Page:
Douglas Bravo

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Douglas Bravo

Douglas Ignacio Bravo Mora (born March 11, 1932) is a Venezuelan politician and former guerrilla fighter.


A native of the village of Cabure in Falcón, he became involved in Communist Party of Venezuela (PCV) at an early age, establishing a party youth group in his home village in 1946.[1] He took a key role in trade union agitation, actively supporting strikes by oil workers in 1950 and students in 1952, being imprisoned briefly on both occasions.[1] He enrolled at University of Zulia in 1953.[1]

Involved in agitation against the regime of Marcos Pérez Jiménez, Bravo played a role in planning the 1950 coup d'etat that ousted the dictator.[1] Emerging as the leader of the militant tendency of the PCV, he encouraged the party to resist the government of Rómulo Betancourt and decamped to the hills to organise armed guerrilla resistance.[1] He was arrested in 1961 but escaped custody the following year and in his home state established the José Leonardo Chirino Front along the lines of the movement that had successfully taken control in Cuba.[2]

Before long he became a key figure in the Fuerzas Armadas de Liberación Nacional (FALN) ("Armed Forces of National Liberation") although this put him on a collision course with the PCV, which was moving away from armed insurgency. Bravo secured the support of Fidel Castro for his activity but this was not enough and he was expelled from the Communist Party in 1967.[2] In 1969 the Copei offered an amnesty deal and as a result many guerrillas gave up violence although Bravo and a small band of followers continued their insurgency until September 1979 when he accepted the offer of a second amnesty.[2] He was later exiled to France, but returned.[citation needed]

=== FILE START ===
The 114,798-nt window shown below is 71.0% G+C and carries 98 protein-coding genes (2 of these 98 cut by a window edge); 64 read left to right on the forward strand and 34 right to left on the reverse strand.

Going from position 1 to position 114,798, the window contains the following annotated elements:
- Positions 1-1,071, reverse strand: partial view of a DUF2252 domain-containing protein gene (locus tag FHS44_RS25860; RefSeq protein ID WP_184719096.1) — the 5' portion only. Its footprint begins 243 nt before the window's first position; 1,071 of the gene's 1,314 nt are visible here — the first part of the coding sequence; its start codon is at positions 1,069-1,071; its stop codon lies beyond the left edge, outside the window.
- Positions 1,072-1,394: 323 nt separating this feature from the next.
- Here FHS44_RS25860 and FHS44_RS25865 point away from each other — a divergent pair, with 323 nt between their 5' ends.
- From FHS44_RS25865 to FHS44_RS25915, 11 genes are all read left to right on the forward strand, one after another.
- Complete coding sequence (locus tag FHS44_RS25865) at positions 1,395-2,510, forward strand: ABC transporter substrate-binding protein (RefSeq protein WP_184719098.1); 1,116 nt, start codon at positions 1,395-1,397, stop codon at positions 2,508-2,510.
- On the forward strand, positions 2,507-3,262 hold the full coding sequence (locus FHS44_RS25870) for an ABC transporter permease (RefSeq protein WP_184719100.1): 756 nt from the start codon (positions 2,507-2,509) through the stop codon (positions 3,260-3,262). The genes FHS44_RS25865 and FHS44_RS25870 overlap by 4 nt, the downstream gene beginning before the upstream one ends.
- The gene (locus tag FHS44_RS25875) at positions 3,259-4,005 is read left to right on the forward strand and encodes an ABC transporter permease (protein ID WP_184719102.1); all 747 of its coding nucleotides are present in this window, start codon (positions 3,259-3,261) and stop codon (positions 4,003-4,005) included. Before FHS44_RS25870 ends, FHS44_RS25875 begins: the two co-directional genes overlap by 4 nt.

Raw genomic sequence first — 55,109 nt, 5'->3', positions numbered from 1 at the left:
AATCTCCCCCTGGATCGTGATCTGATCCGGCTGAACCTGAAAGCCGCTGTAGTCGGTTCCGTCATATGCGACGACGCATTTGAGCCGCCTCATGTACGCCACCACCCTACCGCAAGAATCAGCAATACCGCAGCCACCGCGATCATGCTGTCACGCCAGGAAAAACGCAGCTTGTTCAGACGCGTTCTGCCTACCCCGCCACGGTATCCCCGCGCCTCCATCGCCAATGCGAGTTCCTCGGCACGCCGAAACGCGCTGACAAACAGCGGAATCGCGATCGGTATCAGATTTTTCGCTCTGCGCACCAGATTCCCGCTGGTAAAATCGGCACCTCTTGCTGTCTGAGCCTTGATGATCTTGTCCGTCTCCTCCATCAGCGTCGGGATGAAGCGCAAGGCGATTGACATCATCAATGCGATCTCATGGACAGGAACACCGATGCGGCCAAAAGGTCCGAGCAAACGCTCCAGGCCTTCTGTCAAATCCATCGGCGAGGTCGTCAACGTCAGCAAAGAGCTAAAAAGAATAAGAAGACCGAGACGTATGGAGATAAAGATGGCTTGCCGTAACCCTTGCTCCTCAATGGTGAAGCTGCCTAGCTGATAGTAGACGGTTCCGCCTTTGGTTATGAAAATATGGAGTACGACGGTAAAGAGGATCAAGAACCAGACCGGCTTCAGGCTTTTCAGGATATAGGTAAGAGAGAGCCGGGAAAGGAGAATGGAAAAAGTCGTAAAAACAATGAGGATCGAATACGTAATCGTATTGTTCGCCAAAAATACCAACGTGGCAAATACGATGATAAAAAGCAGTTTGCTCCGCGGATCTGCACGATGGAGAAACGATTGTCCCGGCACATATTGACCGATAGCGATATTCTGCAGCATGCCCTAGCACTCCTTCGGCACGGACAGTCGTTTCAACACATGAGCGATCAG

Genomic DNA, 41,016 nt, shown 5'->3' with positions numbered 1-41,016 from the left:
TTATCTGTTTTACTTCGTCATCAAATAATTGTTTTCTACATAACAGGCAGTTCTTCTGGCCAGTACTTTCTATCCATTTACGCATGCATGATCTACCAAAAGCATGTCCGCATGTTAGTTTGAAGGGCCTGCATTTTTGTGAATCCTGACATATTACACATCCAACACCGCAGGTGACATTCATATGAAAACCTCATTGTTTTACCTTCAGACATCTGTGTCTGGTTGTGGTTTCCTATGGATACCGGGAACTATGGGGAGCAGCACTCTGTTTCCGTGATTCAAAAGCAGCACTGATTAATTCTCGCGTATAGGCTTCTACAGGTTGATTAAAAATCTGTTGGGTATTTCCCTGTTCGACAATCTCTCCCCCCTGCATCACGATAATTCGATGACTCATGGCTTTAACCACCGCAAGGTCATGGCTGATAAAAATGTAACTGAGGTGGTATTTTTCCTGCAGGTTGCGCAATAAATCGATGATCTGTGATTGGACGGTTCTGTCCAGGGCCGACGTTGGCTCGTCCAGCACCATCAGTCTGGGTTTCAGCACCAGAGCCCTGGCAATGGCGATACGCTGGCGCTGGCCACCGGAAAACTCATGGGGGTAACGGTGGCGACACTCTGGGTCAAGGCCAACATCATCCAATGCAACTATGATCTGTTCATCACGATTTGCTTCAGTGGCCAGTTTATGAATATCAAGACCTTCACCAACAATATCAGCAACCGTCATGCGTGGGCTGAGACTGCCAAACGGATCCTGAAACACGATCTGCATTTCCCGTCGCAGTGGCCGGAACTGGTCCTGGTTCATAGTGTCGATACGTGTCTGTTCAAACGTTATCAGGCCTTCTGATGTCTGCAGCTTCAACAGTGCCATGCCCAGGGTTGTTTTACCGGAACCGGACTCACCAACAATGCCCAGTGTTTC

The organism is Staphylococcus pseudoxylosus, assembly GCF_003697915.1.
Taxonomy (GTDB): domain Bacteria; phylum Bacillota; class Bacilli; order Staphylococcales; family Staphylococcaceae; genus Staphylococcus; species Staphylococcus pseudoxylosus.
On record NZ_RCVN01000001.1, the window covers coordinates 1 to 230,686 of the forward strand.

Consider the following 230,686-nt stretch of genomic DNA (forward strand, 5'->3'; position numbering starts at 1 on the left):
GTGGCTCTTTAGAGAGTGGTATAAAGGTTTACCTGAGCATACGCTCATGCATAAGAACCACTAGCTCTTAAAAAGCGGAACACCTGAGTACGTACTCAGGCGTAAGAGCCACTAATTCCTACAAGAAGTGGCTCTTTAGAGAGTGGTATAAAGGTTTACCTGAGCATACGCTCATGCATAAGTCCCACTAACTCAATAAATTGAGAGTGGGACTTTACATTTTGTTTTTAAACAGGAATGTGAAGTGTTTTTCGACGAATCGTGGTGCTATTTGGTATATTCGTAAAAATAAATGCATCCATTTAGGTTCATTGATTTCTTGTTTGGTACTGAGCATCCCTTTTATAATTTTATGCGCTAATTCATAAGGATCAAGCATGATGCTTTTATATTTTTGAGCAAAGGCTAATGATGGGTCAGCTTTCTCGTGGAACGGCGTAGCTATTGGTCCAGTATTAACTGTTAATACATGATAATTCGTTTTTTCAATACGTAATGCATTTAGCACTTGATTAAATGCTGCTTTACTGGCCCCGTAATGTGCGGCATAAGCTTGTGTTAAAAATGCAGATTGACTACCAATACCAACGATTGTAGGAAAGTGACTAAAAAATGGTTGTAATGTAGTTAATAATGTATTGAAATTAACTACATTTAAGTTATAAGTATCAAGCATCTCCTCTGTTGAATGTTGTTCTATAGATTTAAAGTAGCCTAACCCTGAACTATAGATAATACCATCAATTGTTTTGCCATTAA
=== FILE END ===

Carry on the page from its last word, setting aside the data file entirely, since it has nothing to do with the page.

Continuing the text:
Bravo turned to party politics in the early 1980s by establishing in the Partido de la Revolución Venezolana (PRV) (Party of Venezuelan Revolution).[2] Bravo is a fervent anti-imperialist. He had contacts with Che Guevara, and was ideologically opposed to the policies of the Soviet Union.[citation needed]

As part of his plan to foment a successful revolution in Venezuela, Bravo recruited military officers sympathetic to his cause within the ranks of the Army. One such officer was a young Hugo Chávez, whom Bravo met in 1980.[citation needed] Chávez later became the President of Venezuela.

Bravo participated in the 1992 Venezuelan coup d'état attempts, and was arrested; he was pardoned the following year.[citation needed]

Bravo was the leader of the Third Road Movement,[citation needed] which criticized the Chávez administration for its reliance on energy companies from rich industrialized countries.[3]

He was interviewed for the 2018 book Días de sumisión by Orlando Avendaño about the influence of the cuban regime on Venezuela. [4] [5][6]

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  1. ^ a b c d e Phil Gunson, Andrew Thompson & Greg Chamberlain, The Dictionary of Contemporary Politics of South America, London: Routledge, 1990, p. 41
  2. ^ a b c d Gunson et al., The Dictionary of Contemporary Politics of South America, p. 42
  3. ^ Romero, Simon (August 16, 2006). "For Venezuela, as Distaste for U.S. Grows, So Does Trade". The New York Times.
  4. ^ Orlando Avendaño: Días de sumisión, CreateSpace Independent Publishing Platform, 2018, ISBN 978-1986611183
  5. ^ Días de sumisión: la sombra cubana tras Hugo Chávez, talcual, February 26th, 2019
  6. ^ Días de sumisión: cómo la democracia venezolana perdió la batalla contra Fidel, panampost, June 11th, 2018

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